As lazy as I am, I find I am a bit of a glutton for punishment. (Probably why my lovely wife is always angry at me)

I find I wear a lot of hats in both my personal, professional and comedy life.

In my personal life, I am a Husband and a Father. But I am also a brother, cousin, friend and son.

At work I have a job title, and description but also help organise a few wee things around the office.

As a Comedian, I perform, run workshops, book my own shows, help other comedians with material from time to time, and also co-host a wicked cool radio shows.

But with all of these things, it’s important I don’t neglect writing new material, or coming up with new ideas. But that can be hard with all else that goes on. And I don’t mean to gloat or want to blow smoke up my own ass, but over the years I have built up a nice wee bank of material. Much of which I forget and remember from time to time. And that is nice, as I could comfortably rest on that bank of material to perform for some time. But that would be boring and old.

One of my comedy goals in the last few years is to always have something new for each show, something fresh to try out. That might be a whole new joke, or it could be an older joke I have re-written, edited or added too to make it longer and better and almost new again. Even if it’s one joke a fortnight, I don’t stop looking for something new.

And I think that is important, for a few reasons. Personally for me it gives me satisfaction in my art. I love being creative, and comedy is my creative outlet. I don’t have a musical bone in my body, and I can’t draw very well. I have tried writing stories, but tend to get bored half way through. But I can sit and write comedy for ever. I am good at two things, writing jokes, and talking.

Professionally it’s important as you don’t want to lose a repeat audience by doing the same stuff for ever. I live in a fairly small town here in Palmerston North. We have a small comedy audience that likes to come to a few shows a month, and if we want to keep them coming, we got to feed them new material. New jokes. And if they are not new, they need to be better, different, edited, so they are better than the last time they heard it.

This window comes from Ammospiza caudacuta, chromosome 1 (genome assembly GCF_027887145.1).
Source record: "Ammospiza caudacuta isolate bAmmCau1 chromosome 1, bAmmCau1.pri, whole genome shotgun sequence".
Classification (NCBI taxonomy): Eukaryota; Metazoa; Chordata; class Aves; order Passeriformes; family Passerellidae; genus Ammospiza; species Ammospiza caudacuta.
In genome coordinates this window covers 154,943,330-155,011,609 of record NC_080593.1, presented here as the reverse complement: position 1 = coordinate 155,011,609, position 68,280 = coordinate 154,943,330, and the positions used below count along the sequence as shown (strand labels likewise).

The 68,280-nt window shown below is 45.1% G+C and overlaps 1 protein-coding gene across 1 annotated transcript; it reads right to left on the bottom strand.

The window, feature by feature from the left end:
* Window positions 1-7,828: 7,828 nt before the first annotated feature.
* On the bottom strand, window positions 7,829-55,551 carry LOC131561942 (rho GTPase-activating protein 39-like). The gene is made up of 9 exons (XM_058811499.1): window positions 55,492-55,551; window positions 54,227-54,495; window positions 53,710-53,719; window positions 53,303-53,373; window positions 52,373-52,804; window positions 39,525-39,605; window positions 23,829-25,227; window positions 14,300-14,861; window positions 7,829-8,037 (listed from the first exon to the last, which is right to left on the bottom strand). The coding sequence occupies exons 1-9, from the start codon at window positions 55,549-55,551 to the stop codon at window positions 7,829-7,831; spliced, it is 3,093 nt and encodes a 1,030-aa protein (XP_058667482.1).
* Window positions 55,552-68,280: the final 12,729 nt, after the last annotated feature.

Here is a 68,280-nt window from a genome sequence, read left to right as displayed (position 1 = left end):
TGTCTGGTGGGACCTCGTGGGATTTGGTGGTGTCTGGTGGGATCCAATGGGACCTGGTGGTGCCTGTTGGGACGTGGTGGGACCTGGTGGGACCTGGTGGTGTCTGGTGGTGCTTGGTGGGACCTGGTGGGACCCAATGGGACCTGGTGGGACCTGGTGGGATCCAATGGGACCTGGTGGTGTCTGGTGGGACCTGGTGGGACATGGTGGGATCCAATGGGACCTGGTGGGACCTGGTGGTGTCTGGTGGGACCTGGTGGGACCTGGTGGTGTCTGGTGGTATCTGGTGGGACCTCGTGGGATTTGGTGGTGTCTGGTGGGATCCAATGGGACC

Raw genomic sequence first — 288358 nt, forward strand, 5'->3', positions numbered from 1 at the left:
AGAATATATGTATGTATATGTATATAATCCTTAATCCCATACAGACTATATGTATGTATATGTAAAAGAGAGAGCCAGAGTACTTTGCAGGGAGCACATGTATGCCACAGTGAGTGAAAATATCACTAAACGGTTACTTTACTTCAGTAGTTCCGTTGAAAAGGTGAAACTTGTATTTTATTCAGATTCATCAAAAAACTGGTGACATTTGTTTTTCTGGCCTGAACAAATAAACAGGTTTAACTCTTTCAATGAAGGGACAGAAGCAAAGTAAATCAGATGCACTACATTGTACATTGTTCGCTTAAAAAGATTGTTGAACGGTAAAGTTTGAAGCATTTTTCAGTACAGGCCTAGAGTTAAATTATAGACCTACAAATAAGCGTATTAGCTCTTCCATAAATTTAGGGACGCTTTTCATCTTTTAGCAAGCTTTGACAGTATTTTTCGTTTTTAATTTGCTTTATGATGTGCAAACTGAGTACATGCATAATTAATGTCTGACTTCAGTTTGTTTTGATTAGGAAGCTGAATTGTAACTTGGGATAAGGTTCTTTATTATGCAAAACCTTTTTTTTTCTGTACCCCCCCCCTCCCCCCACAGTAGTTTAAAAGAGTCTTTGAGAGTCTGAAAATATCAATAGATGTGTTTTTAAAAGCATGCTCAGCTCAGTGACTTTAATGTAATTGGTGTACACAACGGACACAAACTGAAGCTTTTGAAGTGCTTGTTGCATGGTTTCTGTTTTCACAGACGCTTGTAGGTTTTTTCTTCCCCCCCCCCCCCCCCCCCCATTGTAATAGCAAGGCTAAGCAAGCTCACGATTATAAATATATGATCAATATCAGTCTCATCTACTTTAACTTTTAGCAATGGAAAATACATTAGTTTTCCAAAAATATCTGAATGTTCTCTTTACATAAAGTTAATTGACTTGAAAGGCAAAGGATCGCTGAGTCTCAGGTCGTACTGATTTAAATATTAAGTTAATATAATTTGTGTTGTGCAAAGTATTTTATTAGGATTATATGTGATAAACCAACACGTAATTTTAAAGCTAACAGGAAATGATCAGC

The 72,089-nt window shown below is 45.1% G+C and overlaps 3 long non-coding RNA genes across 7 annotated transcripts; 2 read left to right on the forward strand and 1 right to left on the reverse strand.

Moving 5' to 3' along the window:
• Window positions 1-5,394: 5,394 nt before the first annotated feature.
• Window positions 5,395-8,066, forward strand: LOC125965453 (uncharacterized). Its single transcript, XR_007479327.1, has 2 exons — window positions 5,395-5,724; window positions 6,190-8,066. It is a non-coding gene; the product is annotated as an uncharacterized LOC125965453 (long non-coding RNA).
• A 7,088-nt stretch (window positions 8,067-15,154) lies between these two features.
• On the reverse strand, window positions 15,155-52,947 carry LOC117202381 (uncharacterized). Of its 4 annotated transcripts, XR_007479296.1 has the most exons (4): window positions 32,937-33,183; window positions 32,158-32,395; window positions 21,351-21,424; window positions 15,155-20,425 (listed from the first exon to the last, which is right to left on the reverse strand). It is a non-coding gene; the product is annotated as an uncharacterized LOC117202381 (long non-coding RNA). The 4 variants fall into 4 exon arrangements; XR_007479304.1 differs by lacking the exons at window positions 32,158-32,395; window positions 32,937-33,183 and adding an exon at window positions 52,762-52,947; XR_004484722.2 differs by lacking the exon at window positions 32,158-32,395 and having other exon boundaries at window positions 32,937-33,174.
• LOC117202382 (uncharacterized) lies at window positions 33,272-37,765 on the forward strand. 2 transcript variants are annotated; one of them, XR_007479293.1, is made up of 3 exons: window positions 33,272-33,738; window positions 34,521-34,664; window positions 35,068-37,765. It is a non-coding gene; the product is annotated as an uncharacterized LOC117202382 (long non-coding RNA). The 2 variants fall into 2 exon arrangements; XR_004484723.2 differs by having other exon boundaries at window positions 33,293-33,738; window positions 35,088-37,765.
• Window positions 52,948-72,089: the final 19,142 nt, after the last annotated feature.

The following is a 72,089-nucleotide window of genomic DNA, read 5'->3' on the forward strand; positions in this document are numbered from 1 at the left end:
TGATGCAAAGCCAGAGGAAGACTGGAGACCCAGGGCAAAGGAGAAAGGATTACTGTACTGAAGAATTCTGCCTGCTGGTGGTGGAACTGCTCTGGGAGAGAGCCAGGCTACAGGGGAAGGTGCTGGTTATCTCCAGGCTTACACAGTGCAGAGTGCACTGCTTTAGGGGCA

The above two paragraphs also go for the Radio show and workshops. Its great to come up with new idea’s while still keeping the familiarity of the voice of the show, or new idea’s to help other comedians in workshops.

But to do this, I got to make time to write. Time to edit and time to perform. Which is not easy with all the hats mentioned above. And you do it through sacrifice and balance. For example I love PlayStation, and though I recently brought a new game and find myself playing it a bit, it’s not a daily thing. But it used to be. I gave it up a fair bit for comedy. It’s also done by using time that would otherwise be wasted. I find at work I get a 5 minute window here and there while something is loading, or when I finish a task before a meeting and have a few minutes, I will whip out my phone and scroll through notes I have made, add a bit here and there. When I am driving I tend to go through a joke in my head, and think ‘how can I add to this, does that work, do I need that bit there, can I cut it back so I can add more in?’ etc.

I also set aside time every week for writing. Sometimes it scales back to 15 minutes, sometimes it’s longer, but it’s always there. And I take notes on ANYTHING that could be a joke. Anything. Even if it turns into nothing, I keep the note, it may turn into something else later.

Balance comes from making sure I spend a decent amount on time for comedy, but also a decent amount of time in my personal and professional life focusing on those things. I will often turn down a show if I have spent a large chunk of time on comedy that week to spend time with my wife and kids. After all personal life is where a lot of my material comes from.

But by doing this, I am achieving the goals I set myself of always having new material, keeping it fresh for the crowds and developing myself to do more shows.

I also find, the more I write, the better I get. If I don’t write for a while, the newer jokes I do have are not as good. By keeping up the habit, it opens the brain up a bit more and I get better idea’s to work with. It makes me a better writer and in turn a better comedian. I find each joke is better than the last, so as I go, I become a better comedian.

So don’t stop writing, be a better comedian.